• Jan 18, 2011
Amp Electric Vehicles, a firm that's actively engaged in converting conventional vehicles over to battery-electric drive, announced that it has delivered its first electric Equinox to Dayton Power and Light (DPL), a utility company located in Ohio. Back in 2009, DPL established a test program aimed at prepping the utility company for electric vehicles (EVs) within its service area. The battery-powered Equinox will allow DPL to conduct real-world electric vehicle tests and modify its services to meet the needs of future EV owners.

According to DPL, switching from a gasoline-fueled auto to an electrified vehicle within the utility provider's area of service can result in significant operational cost savings:
The cost of electricity as fuel for a typical electric car is 2.8 cents per mile, compared to 11 cents per mile for a gasoline-powered car, based on 25 miles per gallon at $2.75 per gallon. The yearly cost of electricity for a DPL customer to operate an all-electric vehicle would be approximately $336, assuming it is driven 12,000 miles annually.
That's almost $1,000 less than the hypothetical gas vehicle DPL mentions, which would cost $1,320 in gas for the year at 11 cents a mile. The electrified Amp Equinox features a lithium-ion battery pack, a pair of rear-mounted Remy electric motors and can cover up to 100 miles of tarmac on a full charge. After our brief drive at the 2010 Business of Plugging In conference in Detroit, we can confirm that the converted AMP Equinox is a solid electric SUV.

[Source: Amp Holdings]

PRESS RELEASE

AMP Delivers First Electric Equinox to Ohio Utility


CINCINNATI -- AMP Holding Inc. (OTC Bulletin Board: AMPD), a company engaged in the emission-free electrification of OEM vehicles, announced it has delivered an AMP Electric GM Equinox SUV Research Vehicle to Dayton Power & Light (DP&L), parent company DPL Inc. (NYSE: DPL). DP&L established a team in 2009 to prepare the utility for the entrance of electric cars in its service area, and the AMP Equinox research vehicle is part of that effort.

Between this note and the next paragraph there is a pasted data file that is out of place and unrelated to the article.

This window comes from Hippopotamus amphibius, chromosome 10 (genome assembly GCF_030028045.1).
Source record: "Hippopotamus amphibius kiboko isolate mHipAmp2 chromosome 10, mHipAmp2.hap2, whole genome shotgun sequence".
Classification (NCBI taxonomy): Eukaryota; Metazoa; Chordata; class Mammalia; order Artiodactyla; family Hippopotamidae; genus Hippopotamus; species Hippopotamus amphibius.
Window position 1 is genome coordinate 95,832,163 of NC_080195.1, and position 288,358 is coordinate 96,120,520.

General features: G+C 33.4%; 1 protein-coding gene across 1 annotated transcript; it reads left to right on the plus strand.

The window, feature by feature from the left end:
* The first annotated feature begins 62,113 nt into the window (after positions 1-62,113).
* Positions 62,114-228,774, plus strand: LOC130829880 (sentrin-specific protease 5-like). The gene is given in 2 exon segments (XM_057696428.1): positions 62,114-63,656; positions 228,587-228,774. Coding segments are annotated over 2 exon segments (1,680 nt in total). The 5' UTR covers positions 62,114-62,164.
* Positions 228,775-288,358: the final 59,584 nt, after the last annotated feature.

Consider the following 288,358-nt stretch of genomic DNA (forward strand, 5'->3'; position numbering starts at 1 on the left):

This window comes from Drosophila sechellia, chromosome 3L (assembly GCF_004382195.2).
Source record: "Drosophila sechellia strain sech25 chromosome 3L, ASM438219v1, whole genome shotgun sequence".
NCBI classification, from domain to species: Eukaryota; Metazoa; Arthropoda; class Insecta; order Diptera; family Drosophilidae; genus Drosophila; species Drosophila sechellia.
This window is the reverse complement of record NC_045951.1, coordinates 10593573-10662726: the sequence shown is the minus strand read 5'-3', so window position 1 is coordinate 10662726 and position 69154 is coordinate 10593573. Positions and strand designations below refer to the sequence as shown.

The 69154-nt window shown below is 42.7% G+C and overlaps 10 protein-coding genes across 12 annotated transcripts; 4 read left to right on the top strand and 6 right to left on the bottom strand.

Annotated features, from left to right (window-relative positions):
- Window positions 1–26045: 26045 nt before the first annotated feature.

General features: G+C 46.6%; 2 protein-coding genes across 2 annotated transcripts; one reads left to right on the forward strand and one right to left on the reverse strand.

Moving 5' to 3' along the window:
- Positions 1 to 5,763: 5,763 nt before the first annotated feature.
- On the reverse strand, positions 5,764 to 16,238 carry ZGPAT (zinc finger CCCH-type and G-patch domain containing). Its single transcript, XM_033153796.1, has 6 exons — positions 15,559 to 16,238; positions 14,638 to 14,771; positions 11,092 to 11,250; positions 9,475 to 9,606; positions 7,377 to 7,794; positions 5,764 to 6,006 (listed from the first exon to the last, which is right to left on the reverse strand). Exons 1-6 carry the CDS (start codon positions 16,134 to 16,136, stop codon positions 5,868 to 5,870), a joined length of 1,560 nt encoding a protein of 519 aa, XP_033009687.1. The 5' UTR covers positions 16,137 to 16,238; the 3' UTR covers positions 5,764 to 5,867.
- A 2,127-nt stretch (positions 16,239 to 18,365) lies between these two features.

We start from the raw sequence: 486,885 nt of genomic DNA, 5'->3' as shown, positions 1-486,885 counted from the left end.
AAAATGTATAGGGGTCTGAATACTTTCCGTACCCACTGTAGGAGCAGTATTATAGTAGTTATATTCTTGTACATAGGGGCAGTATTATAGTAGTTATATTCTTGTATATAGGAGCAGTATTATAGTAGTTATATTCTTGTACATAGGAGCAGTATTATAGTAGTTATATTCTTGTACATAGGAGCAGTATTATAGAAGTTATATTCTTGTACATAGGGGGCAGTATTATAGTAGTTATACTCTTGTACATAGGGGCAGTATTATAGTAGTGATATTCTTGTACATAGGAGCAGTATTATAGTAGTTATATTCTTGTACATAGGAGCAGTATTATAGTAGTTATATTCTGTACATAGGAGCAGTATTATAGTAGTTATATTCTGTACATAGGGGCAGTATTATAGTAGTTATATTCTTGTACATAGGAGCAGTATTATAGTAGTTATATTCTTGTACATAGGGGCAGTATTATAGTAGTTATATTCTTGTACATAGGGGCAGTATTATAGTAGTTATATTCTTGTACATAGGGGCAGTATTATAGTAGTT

"DP&L is taking a leadership role in meeting the needs of owners of electric vehicles," said Jim Taylor, AMP CEO. "The SUV market is very popular in America today. We are proud to have our AMP Electric Equinox SUV as part of DP&L's study."

According to DP&L, the cost of electricity as fuel for a typical electric car is 2.8 cents per mile, compared to 11 cents per mile for a gasoline-powered car, based on 25 miles per gallon at $2.75 per gallon. The yearly cost of electricity for a DP&L customer to operate an all-electric vehicle would be approximately $336, assuming it is driven 12,000 miles annually.

"Our goal is to meet the needs of our customers who are interested in purchasing an electric car," said Bryce Nickel, operations vice president with DP&L. "We want to ensure that their electrical service from DP&L will support their charging needs."

The AMP Equinox is a zero emissions electric vehicle, which can be charged from household 110v or 220v outlets. The vehicle features a lithium battery system, powered by two rear mounted Remy traction motors, will travel approximately 100 miles per charge, has a top speed electronically limited at 90 mph, and will go from 0 to 60 in under 8 seconds.

To learn more, visit the AMP website at www.ampelectricvehicles.com.

About AMP Holding Inc.